Sandra at the beach

5 10 2008

There were some interesting comments about ‘tolerance’ in the Fray at XX Factor (Slate.com), in response to posts by Abby Collard (Oct 3) and EJ Graff (Oct 4). Neither Collard nor Graff thought tolerance was sufficient; Collard wrote that

Tolerance is widely accepted as an admirable virtue, but it still feels cheap to me. Essentially what Palin is saying is that she puts up with homosexual couples. There’s no approval there, no acceptance, just respectful disregard. The difference between “tolerance” and “acceptance” is like the difference between looking the other way and actively supporting something. Her tolerant speech doesn’t mean she supports, or even approves of, homosexuality. It means she just doesn’t act out against it.

Well, yeah. And maybe that’s all that can be expected from someone who thinks there’s something wrong with homosexuality. A number of Fraysters echoed Collard & Graff’s unhappiness with the tolerance, but Wren W noted that, given all of our differences, tolerance may be the best we can get. Although I disagree with a number of the opinions Wren expresses in her (his?) comment, I think she’s right that those who despair of tolerance do so because they seek something more: approval and acceptance (which is what Collard wrote, above).

So. Those of us who are pro-queer or are queer want those who are not to accept and approve of LGBT folk. This is not unreasonable. But it may be unreasonable to expect those opposed to accept and approve. Yes, we should act to expand acceptance, but that we have to act ought to signal that not everyone does approve of homo-, bi-, and transsexuality. Hell, until very recently it was quite acceptable to denounce gays and lesbians as contemptible perverts. What does Sarah Palin really believe, in her hockey-lovin’ heart? I don’t care—but I sure as hell do care about her behavior, that she not ‘act out against’ gays and lesbians. I prefer politicians who are pro-gay rights, but I’ll take a ‘tolerant’ politician over a hateful one any day.

Now, this is all complicated somewhat by the fact that Palin is an elected official, and a candidate for even higher office. She is in a position of ‘power over’, so a discussion of what she as a politician tolerates is a different matter than what a fellow citizen, who is my equal, tolerates. Still, there are two similarities:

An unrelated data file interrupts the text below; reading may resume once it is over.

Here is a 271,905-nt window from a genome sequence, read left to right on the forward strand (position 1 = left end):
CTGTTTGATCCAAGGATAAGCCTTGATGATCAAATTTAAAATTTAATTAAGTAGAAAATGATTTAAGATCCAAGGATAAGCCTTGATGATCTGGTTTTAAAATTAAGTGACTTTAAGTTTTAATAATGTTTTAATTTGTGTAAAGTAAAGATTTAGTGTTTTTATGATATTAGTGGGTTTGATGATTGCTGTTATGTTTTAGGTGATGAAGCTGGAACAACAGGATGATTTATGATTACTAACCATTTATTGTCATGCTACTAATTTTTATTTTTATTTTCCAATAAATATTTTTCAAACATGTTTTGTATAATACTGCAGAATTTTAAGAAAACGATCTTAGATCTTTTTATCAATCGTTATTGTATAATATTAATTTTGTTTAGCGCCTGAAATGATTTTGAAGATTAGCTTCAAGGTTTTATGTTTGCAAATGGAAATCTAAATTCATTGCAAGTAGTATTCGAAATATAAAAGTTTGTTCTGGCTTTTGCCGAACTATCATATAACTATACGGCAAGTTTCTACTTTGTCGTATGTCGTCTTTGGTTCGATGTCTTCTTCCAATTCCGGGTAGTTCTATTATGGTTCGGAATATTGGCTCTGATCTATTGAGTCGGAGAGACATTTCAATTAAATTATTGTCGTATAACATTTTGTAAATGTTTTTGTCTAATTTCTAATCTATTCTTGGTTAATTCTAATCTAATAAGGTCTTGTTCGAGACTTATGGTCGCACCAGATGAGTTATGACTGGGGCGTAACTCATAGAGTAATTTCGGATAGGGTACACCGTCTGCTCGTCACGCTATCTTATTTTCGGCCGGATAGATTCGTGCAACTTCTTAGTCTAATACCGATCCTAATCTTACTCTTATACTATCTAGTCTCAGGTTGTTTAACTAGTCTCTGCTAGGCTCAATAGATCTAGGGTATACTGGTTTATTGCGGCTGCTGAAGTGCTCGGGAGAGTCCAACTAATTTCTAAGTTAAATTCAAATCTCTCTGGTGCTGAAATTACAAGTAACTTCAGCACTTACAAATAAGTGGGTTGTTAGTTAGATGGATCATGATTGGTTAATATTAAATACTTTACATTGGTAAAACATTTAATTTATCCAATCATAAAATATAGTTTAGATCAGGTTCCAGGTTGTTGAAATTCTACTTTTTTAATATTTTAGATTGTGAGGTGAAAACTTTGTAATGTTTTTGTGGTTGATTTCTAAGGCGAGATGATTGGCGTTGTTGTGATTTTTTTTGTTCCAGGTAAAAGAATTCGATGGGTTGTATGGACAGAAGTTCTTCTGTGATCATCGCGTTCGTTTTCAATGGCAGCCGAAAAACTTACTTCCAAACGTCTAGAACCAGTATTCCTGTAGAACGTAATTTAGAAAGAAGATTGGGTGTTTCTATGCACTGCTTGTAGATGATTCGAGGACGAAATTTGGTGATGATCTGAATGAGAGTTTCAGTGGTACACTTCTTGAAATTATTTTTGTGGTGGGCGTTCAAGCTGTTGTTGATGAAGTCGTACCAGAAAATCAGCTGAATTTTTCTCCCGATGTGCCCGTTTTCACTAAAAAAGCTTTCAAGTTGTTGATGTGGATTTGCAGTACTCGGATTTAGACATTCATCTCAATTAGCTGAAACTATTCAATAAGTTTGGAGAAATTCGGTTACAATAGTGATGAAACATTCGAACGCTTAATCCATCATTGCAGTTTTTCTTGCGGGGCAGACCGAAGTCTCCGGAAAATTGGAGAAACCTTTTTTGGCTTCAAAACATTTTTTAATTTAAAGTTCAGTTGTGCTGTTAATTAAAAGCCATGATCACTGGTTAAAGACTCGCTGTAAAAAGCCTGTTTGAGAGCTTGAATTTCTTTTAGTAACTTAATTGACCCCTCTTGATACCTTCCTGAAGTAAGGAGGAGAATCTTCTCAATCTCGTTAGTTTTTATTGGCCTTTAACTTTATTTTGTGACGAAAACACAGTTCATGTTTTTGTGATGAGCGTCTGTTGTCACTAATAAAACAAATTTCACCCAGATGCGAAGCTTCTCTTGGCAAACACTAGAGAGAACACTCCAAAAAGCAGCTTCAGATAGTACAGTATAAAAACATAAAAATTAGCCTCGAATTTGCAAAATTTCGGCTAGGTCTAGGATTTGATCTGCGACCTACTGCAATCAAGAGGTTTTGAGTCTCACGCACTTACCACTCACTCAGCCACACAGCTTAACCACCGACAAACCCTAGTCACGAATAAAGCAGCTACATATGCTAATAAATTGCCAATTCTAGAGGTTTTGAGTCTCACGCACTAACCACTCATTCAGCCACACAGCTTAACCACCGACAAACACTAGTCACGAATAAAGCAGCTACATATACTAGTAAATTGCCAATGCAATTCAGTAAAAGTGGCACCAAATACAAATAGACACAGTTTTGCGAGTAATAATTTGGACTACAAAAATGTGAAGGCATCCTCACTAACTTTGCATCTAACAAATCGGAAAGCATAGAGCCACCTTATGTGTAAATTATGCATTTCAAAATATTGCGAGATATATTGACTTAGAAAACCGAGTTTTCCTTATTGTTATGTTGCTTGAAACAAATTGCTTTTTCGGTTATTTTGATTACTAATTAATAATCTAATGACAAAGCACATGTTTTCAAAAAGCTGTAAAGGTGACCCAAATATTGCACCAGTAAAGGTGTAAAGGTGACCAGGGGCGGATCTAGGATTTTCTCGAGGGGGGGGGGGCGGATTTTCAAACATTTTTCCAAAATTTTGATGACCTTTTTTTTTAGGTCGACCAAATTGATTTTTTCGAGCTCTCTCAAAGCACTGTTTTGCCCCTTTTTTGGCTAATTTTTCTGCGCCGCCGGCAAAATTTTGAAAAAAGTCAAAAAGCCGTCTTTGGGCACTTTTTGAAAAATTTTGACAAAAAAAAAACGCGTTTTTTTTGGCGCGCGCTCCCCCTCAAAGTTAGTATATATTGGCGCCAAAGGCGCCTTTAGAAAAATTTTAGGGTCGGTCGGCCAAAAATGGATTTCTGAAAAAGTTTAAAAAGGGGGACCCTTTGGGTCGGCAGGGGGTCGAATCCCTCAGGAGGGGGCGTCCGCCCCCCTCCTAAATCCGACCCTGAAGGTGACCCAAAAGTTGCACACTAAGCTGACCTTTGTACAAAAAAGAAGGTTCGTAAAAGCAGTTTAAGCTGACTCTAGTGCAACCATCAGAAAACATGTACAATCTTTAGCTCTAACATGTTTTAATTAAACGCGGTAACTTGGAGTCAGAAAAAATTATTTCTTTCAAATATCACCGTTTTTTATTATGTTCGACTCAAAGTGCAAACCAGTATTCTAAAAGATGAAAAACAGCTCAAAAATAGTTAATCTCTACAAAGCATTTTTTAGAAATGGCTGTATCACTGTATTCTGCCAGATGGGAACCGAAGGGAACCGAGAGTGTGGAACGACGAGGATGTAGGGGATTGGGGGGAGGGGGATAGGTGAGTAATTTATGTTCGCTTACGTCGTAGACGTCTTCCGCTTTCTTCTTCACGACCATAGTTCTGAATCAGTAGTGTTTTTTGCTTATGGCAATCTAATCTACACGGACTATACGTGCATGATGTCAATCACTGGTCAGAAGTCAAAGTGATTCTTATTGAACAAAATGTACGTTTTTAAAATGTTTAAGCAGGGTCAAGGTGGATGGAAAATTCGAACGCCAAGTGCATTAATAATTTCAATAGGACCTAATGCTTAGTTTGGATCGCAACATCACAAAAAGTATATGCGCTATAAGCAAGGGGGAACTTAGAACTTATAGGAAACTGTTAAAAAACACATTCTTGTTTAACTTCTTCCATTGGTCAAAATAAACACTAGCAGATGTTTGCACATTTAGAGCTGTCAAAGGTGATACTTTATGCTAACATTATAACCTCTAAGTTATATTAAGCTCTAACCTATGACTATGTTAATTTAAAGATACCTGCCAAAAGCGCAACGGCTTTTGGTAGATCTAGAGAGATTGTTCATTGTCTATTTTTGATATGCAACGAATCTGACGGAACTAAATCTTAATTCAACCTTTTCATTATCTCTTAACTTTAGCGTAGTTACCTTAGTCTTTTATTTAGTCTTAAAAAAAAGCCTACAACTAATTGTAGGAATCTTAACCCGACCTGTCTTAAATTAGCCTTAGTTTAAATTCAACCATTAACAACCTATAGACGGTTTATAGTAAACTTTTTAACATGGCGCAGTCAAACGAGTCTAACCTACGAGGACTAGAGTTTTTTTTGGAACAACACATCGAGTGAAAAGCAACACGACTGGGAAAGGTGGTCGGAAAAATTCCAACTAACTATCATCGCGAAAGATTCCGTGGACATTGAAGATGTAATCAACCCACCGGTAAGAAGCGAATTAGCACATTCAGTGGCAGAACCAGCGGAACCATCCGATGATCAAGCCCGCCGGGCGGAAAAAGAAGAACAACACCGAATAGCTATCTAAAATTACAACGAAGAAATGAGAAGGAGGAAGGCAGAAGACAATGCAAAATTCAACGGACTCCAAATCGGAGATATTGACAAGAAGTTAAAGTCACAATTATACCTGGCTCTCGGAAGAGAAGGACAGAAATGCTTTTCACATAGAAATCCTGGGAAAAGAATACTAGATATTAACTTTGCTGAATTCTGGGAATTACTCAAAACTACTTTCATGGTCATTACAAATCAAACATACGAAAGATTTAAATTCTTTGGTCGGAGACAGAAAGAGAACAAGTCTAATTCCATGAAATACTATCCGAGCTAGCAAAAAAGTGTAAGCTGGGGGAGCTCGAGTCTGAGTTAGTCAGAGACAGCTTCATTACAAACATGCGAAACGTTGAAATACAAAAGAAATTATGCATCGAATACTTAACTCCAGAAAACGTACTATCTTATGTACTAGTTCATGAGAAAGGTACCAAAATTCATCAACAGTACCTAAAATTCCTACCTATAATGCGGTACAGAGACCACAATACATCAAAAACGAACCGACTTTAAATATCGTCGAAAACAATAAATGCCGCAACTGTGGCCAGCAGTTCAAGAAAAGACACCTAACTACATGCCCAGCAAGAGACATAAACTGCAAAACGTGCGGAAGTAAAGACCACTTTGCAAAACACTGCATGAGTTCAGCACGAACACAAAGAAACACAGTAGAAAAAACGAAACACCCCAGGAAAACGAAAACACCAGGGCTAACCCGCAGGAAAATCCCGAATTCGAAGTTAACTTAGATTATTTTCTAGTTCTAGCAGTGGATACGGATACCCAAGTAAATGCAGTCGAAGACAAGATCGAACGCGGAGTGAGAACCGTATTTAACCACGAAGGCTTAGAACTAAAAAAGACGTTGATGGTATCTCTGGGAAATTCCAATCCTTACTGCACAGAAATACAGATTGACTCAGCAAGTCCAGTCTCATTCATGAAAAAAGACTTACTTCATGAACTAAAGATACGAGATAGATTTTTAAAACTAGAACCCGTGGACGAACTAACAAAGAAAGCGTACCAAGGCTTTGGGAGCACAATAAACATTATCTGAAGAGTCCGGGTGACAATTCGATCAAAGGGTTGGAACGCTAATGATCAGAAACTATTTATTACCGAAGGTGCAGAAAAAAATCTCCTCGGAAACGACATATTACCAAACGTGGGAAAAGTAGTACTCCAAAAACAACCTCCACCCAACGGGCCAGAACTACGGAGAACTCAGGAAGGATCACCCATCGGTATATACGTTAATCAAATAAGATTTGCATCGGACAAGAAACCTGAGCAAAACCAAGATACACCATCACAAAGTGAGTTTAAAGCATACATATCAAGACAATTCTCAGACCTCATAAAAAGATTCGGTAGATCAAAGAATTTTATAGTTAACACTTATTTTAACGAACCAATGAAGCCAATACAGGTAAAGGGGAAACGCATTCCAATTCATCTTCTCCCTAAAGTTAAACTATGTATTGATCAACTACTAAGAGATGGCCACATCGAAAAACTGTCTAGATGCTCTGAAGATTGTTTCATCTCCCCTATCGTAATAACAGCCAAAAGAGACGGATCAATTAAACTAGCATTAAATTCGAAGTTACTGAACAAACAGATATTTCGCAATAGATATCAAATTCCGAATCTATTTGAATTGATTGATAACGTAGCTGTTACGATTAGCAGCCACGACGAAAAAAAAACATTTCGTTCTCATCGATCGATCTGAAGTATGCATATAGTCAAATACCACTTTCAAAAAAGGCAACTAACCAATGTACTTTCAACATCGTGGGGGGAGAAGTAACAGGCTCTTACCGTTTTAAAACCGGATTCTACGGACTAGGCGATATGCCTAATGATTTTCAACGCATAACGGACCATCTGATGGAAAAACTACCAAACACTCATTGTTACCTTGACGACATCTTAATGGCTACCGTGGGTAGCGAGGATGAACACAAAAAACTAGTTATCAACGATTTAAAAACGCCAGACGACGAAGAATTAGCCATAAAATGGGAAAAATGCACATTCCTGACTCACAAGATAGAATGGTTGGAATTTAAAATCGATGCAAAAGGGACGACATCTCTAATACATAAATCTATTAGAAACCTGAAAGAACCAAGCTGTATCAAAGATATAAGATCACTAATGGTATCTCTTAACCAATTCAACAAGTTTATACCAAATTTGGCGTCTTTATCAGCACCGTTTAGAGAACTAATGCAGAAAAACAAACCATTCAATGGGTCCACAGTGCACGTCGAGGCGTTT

One, I have low expectations of accord amongst a mixed crowd. I see us as working our way ‘up’ to tolerance, rather than falling ‘down’ to it. In other words, I begin from a position of conflict rather than comity.

Two, while I may accept that tolerance is the most I can expect from strangers, I wouldn’t be friends with someone who merely tolerated me. That is, in moving through the world, it is enough for others to tolerate me, to not act against me, but with friends, more is expected.

That, after all, is why they’re friends: Because I can expect more.

Yes, there’s more to be said. But this was worth a quick hit.


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6 10 2008
lucretia

I used to be more of an approval-demanding, San Francisco-style “tolerance is not enough” person… but then I came to New York. San Francisco is extremely homogenous and always has been, in a way that New York has never been, at least from the time the first Europeans settled here, and maybe earlier (wasn’t the island of Manhattan shared by several Indian tribes?). Especially when I read “The Island at the Center of the World,” I was very impressed by the Dutch notion of tolerance: I think your religion is bullshit, your way of life is ridiculous, and your wife is ugly, but that doesn’t prevent us from having a business relationship.

This makes sense to me, whether the end relationship is a business one, or political, or being neighbors, or whatever. Because if you’re wanting all humans to link hands and sing the same song, well, it’s NEVER going to happen. I for one don’t want it to happen.

As for wanting more than tolerance from my friends – maybe. I’m finding as I get older that I am more tolerant than I thought I could be. I can be friends with someone even if there are one or two things about them I really don’t like or even actively disapprove of, because they have other qualities that shine brighter, and because everyone has faults and blind spots, including me. But I agree, that if a person only tolerates something that I feel is the very core of my being, it’s going to be much harder to feel close to that person, and trust them.

Or maybe I’ll be there in another 10 years.

As for Palin’s remark about being just fine with homosexuals existing, or however she said it – can we just do a little dance of rejoicing, that we’ve come so very far? A pro-“life” Creationist VP-candidate saying on television that the queers are okay by her? One of the many things that frustrated me about SF was the lack of patience and appreciation for progress. People can change, but it’s hard. Militant people might have a lot to do with that change happening at all, and maybe they can’t stop to appreciate the process, but the rest of us can.

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